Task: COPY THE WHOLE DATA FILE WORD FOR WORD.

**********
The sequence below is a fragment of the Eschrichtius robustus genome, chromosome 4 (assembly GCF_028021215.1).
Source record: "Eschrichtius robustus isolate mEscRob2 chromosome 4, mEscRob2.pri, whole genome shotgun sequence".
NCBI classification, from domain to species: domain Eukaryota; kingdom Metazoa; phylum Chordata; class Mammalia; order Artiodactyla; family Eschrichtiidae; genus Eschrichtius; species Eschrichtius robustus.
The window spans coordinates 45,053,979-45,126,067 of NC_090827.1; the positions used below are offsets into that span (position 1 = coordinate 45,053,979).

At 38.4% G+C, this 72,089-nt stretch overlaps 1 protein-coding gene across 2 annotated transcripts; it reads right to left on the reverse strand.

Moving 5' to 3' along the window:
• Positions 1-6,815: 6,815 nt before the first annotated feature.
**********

The sequence below is a fragment of the Eschrichtius robustus genome, chromosome 4 (assembly GCF_028021215.1).
Source record: "Eschrichtius robustus isolate mEscRob2 chromosome 4, mEscRob2.pri, whole genome shotgun sequence".
NCBI classification, from domain to species: domain Eukaryota; kingdom Metazoa; phylum Chordata; class Mammalia; order Artiodactyla; family Eschrichtiidae; genus Eschrichtius; species Eschrichtius robustus.
The window spans coordinates 45,053,979-45,126,067 of NC_090827.1; the positions used below are offsets into that span (position 1 = coordinate 45,053,979).

At 38.4% G+C, this 72,089-nt stretch overlaps 1 protein-coding gene across 2 annotated transcripts; it reads right to left on the reverse strand.

Moving 5' to 3' along the window:
• Positions 1-6,815: 6,815 nt before the first annotated feature.